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Planta. 2002 Apr;214(6):821-8. Epub 2001 Dec 14.

Evidence that hydroxyl radicals mediate auxin-induced extension growth.

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Institut für Biologie II der Universität, Schänzlestrasse 1, 79104 Freiburg, Germany.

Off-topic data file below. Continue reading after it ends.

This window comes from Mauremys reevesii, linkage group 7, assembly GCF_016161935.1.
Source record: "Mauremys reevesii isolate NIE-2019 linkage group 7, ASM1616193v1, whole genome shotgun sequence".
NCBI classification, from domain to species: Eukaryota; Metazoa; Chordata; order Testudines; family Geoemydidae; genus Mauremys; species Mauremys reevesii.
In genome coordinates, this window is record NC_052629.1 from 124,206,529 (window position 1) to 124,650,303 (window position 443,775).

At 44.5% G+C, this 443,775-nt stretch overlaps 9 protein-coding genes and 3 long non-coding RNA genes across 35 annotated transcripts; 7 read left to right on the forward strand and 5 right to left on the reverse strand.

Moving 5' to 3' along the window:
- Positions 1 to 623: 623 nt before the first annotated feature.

Reactive oxygen intermediates, i.e. the superoxide radical (O*-)(2), hydrogen peroxide (H2O2) and the hydroxyl radical (*OH), are generally regarded as harmful products of oxygenic metabolism causing cell damage in plants, animals and microorganisms. However, oxygen radical chemistry may also play a useful role in polymer breakdown leading to wall loosening during extension growth of plant cells controlled by the phytohormone auxin. Backbone cleavage of cell wall polysaccharides can be accomplished in vitro by (*OH) produced from H2O2 in a Fenton reaction or in a reaction catalyzed by peroxidase supplied with O2 and NADH. Here, we show that coleoptile growth of maize seedlings is accompanied by the release of reactive oxygen intermediates in the cell wall. Auxin promotes release of (O*-)(2) and subsequent generation of (*OH)when inducing elongation growth. Experimental generation of (*OH) in the wall causes an increase in wall extensibility in vitro and replaces auxin in inducing growth. Auxin-induced growth can be inhibited by scavengers of (O*-)(2), H2O2 or (*OH), or inhibitors interfering with the formation of these molecules in the cell wall. These results provide the experimental background for a novel hypothesis on the mechanism of plant cell growth in which (*OH), produced from (O*-)(2) and H2O2 by cell wall peroxidase, acts as a wall-loosening agent.

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